THE BLOG

Does the NHL Have Brain Damage?

12/11/2011 12:50 EST | Updated 02/09/2012 05:12 EST
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"Would you still watch hockey if fighting was banned?"

I put this question to my 22-year-old son, a dedicated hockey fan and nhl.com gamer. I asked him just after National Hockey League President Gary Bettman declared, brutally, that the findings of new research on chronic traumatic encephalopathy, or CTE, are premature.

"I don't know. Fighting is cool. But if there was no fighting, they'd have to change the game in some other way," our son replied. He wouldn't be happy, but he's open to a new solution.

So am I. I played junior hockey and grew up in the traditional culture of the sport. And I want the NHL to ban all fighting -- any time, everywhere, forever.

What is really premature, of course, is hockey's tough guys dying far too young, their brains decimated by repeated blows to the head, their bodies wracked by pain and addiction, the circumstances of their deaths tragic beyond imagination. The latest in the news, Derek Boogaard, was only 28.

However, the owners want to maintain fighting as part of the game. They believe that's why their fans buy tickets.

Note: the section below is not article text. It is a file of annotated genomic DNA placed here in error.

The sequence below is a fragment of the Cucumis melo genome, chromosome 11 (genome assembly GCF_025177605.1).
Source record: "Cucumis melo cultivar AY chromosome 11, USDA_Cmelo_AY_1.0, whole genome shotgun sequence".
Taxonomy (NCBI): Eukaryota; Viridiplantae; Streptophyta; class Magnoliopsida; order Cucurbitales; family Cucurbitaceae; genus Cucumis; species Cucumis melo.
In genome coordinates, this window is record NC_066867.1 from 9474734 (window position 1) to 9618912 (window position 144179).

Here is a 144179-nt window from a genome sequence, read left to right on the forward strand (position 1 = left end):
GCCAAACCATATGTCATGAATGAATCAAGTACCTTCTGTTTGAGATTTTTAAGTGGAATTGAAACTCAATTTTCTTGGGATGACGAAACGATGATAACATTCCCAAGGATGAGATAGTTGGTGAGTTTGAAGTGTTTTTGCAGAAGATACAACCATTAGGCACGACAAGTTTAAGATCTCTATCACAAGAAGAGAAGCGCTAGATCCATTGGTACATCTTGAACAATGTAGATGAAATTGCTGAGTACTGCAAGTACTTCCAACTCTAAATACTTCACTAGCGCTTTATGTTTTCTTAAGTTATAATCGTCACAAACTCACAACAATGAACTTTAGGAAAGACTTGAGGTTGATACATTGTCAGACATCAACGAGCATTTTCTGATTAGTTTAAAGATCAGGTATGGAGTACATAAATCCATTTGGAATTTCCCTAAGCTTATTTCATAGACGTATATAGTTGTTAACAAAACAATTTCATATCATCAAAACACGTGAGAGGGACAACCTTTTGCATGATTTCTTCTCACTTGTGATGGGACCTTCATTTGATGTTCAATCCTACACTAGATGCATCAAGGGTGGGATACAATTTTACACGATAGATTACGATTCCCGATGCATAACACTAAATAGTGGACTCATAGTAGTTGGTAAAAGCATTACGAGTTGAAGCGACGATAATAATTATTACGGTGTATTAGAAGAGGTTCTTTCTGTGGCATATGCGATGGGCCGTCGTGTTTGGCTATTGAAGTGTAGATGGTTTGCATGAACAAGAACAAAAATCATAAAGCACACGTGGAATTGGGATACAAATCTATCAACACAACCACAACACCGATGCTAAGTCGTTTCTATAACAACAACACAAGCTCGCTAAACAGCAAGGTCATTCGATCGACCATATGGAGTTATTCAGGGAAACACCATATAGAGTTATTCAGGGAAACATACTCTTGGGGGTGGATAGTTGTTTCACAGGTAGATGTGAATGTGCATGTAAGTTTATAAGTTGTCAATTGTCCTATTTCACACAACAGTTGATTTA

And their enforcers will continue to die young.

The owners "are trading money for brain cells," said Chris Nowinski, a former football player and professional wrestler who co-directs Boston University's Center for the Study of Traumatic Encephalopathy.

The centre would probably find serious damage in the NHL's corporate brain, too. Riven by decades of greed and conservatism, the league has shown itself utterly incapable of mounting serious responses to the real issues it faces in the 21st century; allegations of steroid use, rampant homophobia and racist incidents, and an epidemic of concussions are four big ones.

The NHL's failure to effectively address these and other issues is eroding hockey's credibility and relevance. And it is rapidly losing ground to other sports.

Across North America, the number of kids playing minor hockey is declining. Yet the number of young people opting to play soccer and basketball is growing fast, and breathtakingly so in many urban areas.

True, changing immigration patterns constitute a key contributing factor to this decline. So is the fact that hockey is expensive; its hefty travel and equipment costs are simply out of the reach of many families these days.

Ironically, a small percentage of kids may even refuse to join minor hockey because fighting is already banned at that level in some areas.

Taken together, all these factors mean that the long term doesn't look good for the NHL -- that is, unless the league makes some serious changes immediately.

But it looks like that won't happen. And that, too, is tragic.